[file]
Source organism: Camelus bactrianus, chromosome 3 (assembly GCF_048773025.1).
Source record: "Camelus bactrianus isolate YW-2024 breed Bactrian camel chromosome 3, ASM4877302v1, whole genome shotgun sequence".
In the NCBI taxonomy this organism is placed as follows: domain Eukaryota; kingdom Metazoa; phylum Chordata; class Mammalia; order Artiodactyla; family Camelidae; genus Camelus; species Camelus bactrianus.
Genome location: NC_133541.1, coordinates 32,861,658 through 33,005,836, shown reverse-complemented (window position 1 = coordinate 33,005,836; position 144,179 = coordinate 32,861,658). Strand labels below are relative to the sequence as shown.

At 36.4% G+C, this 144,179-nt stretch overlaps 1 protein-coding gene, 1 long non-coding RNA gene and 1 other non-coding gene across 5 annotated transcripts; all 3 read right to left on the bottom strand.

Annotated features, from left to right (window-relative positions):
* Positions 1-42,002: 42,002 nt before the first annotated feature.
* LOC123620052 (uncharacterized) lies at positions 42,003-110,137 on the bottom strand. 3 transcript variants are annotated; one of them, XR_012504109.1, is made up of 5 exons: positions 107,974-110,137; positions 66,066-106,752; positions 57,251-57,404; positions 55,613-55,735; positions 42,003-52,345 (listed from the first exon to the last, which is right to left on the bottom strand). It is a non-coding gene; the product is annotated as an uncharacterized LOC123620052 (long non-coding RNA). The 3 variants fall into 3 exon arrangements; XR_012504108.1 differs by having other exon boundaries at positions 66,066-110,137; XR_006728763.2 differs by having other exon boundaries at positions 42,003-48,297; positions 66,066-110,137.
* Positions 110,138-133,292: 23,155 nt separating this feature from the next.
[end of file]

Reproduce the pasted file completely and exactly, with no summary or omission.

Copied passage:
Source organism: Camelus bactrianus, chromosome 3 (assembly GCF_048773025.1).
Source record: "Camelus bactrianus isolate YW-2024 breed Bactrian camel chromosome 3, ASM4877302v1, whole genome shotgun sequence".
In the NCBI taxonomy this organism is placed as follows: domain Eukaryota; kingdom Metazoa; phylum Chordata; class Mammalia; order Artiodactyla; family Camelidae; genus Camelus; species Camelus bactrianus.
Genome location: NC_133541.1, coordinates 32,861,658 through 33,005,836, shown reverse-complemented (window position 1 = coordinate 33,005,836; position 144,179 = coordinate 32,861,658). Strand labels below are relative to the sequence as shown.

At 36.4% G+C, this 144,179-nt stretch overlaps 1 protein-coding gene, 1 long non-coding RNA gene and 1 other non-coding gene across 5 annotated transcripts; all 3 read right to left on the bottom strand.

Annotated features, from left to right (window-relative positions):
* Positions 1-42,002: 42,002 nt before the first annotated feature.
* LOC123620052 (uncharacterized) lies at positions 42,003-110,137 on the bottom strand. 3 transcript variants are annotated; one of them, XR_012504109.1, is made up of 5 exons: positions 107,974-110,137; positions 66,066-106,752; positions 57,251-57,404; positions 55,613-55,735; positions 42,003-52,345 (listed from the first exon to the last, which is right to left on the bottom strand). It is a non-coding gene; the product is annotated as an uncharacterized LOC123620052 (long non-coding RNA). The 3 variants fall into 3 exon arrangements; XR_012504108.1 differs by having other exon boundaries at positions 66,066-110,137; XR_006728763.2 differs by having other exon boundaries at positions 42,003-48,297; positions 66,066-110,137.
* Positions 110,138-133,292: 23,155 nt separating this feature from the next.